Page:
Garmin’s Elevate™ wrist heart rate monitor (HRM) works better than some wrist HRM systems I have tried, though it’s not perfect. I tested the watch’s HRM against a trusty chest-strap HRM, and it consistently picked up beats with far more accuracy than other watches. If the band was too loose, allowing the watch to slide down past the end of my ulna bone toward my hand, it read poorly. Additionally, if I bent my wrist in an unnatural position, the watch was more likely to read incorrectly. If 100% precise HRM is a training necessity for you, pairing a chest strap with the watch is still the best option. However, if you are looking for a fairly accurate reading of your heart-rate over the course of a ride, the Forerunner can provide that.
If you like to time segments of the trail, track intervals, or know how long you have been exploring in a particular direction, the Forerunner’s lap function is a great way to watch time tick past. You can also hit the lap button, to save a location. Once you upload data from a ride you will be able to see where you started each given lap. This can be a cool trick to use when you pass a new trail and want to go home and look at where it leads before taking the full plunge.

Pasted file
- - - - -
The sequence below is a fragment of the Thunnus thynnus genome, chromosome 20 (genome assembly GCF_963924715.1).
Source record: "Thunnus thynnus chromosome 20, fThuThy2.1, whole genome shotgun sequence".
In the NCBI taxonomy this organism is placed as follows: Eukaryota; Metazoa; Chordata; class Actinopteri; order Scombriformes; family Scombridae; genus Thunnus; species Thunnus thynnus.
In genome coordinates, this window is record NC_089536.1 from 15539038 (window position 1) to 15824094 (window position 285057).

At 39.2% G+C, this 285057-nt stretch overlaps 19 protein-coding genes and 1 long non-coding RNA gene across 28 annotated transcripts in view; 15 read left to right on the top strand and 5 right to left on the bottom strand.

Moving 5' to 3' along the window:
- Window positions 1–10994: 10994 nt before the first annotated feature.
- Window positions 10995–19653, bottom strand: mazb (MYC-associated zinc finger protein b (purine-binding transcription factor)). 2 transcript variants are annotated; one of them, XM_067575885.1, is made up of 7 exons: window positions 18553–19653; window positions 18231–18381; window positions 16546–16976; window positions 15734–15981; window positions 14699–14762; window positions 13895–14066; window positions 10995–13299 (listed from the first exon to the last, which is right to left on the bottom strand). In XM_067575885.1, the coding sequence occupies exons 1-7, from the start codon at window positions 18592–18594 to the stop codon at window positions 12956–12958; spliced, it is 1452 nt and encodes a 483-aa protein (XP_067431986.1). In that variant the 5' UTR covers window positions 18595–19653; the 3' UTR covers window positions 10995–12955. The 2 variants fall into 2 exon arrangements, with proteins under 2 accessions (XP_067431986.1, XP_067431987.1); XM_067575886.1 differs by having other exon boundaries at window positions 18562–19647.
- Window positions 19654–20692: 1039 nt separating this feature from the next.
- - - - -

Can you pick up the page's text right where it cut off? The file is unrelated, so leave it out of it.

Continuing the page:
I have yet to ride at night with the Garmin Forerunner 235, but I have used its backlight while walking at night and I have no doubt that it will provide ample luminescence for the rare occasion I want to look at my watch while I pedal.
The band keeper has a tooth to hold it in place. The watch’s main body is thin compared to its HRM-enabled competition. Garmin’s Elevate™ HRM uses three lights on the back side to read your pulse. Charging is handled by a USB cord that clips to the watch and charges through the four metal dots on the underside of the body.
Garmin Forerunner 235 – Off the bike functions
Working at a desk all day, standing or otherwise, leaves me feeling stiff and lethargic. When I’m not on a trail, my favorite element of the Garmin Forerunner 235 is the programmable movement notification. I can set a reminder to take a break for pushups or to walk around the block every hour, and I feel better for it at the end of the day.
Additionally, the calendar sync feature has proven convenient when I am away from my computer and need to check a meeting time or deadline. Some of these “smart” features have grown on me.
The Garmin Forerunner 235 is a fantastic option for folks who want to record their ride, collect some general health data off the bike, and otherwise have a watch and calendar on their wrist. Riders who locate themselves closer to the Luddite side of the digital spectrum will appreciate its hassle-free interface and rudimentary setup procedure. I have enjoyed using the watch in place of a handlebar mounted computer because when I am ready to go for a ride it is already on my wrist where I am less likely to forget it.